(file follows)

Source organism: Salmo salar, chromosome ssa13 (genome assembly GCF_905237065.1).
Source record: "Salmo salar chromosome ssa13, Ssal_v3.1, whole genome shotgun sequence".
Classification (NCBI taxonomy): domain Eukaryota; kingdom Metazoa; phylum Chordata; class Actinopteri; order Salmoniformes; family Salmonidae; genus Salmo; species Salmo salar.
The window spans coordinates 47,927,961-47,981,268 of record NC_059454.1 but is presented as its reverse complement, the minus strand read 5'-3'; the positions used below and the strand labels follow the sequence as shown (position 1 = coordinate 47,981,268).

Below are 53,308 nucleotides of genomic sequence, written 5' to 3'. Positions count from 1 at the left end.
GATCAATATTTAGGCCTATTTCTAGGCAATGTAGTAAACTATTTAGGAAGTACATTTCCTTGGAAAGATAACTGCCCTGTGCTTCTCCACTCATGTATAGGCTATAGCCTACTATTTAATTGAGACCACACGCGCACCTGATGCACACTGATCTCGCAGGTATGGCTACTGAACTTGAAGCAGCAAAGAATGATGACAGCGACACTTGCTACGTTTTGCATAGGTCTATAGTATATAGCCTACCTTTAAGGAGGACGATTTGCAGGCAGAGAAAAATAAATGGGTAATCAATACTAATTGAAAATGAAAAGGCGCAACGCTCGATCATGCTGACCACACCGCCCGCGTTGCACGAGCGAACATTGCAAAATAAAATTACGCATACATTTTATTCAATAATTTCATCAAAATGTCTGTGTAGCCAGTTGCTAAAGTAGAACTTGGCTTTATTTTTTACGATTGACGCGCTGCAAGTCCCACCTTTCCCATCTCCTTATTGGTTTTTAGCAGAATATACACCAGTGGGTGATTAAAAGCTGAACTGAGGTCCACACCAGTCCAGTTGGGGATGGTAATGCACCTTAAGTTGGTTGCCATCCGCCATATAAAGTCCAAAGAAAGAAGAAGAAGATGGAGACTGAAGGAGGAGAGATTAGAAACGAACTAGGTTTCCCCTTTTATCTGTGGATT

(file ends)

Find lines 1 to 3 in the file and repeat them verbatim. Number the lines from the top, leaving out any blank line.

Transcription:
Source organism: Salmo salar, chromosome ssa13 (genome assembly GCF_905237065.1).
Source record: "Salmo salar chromosome ssa13, Ssal_v3.1, whole genome shotgun sequence".
Classification (NCBI taxonomy): domain Eukaryota; kingdom Metazoa; phylum Chordata; class Actinopteri; order Salmoniformes; family Salmonidae; genus Salmo; species Salmo salar.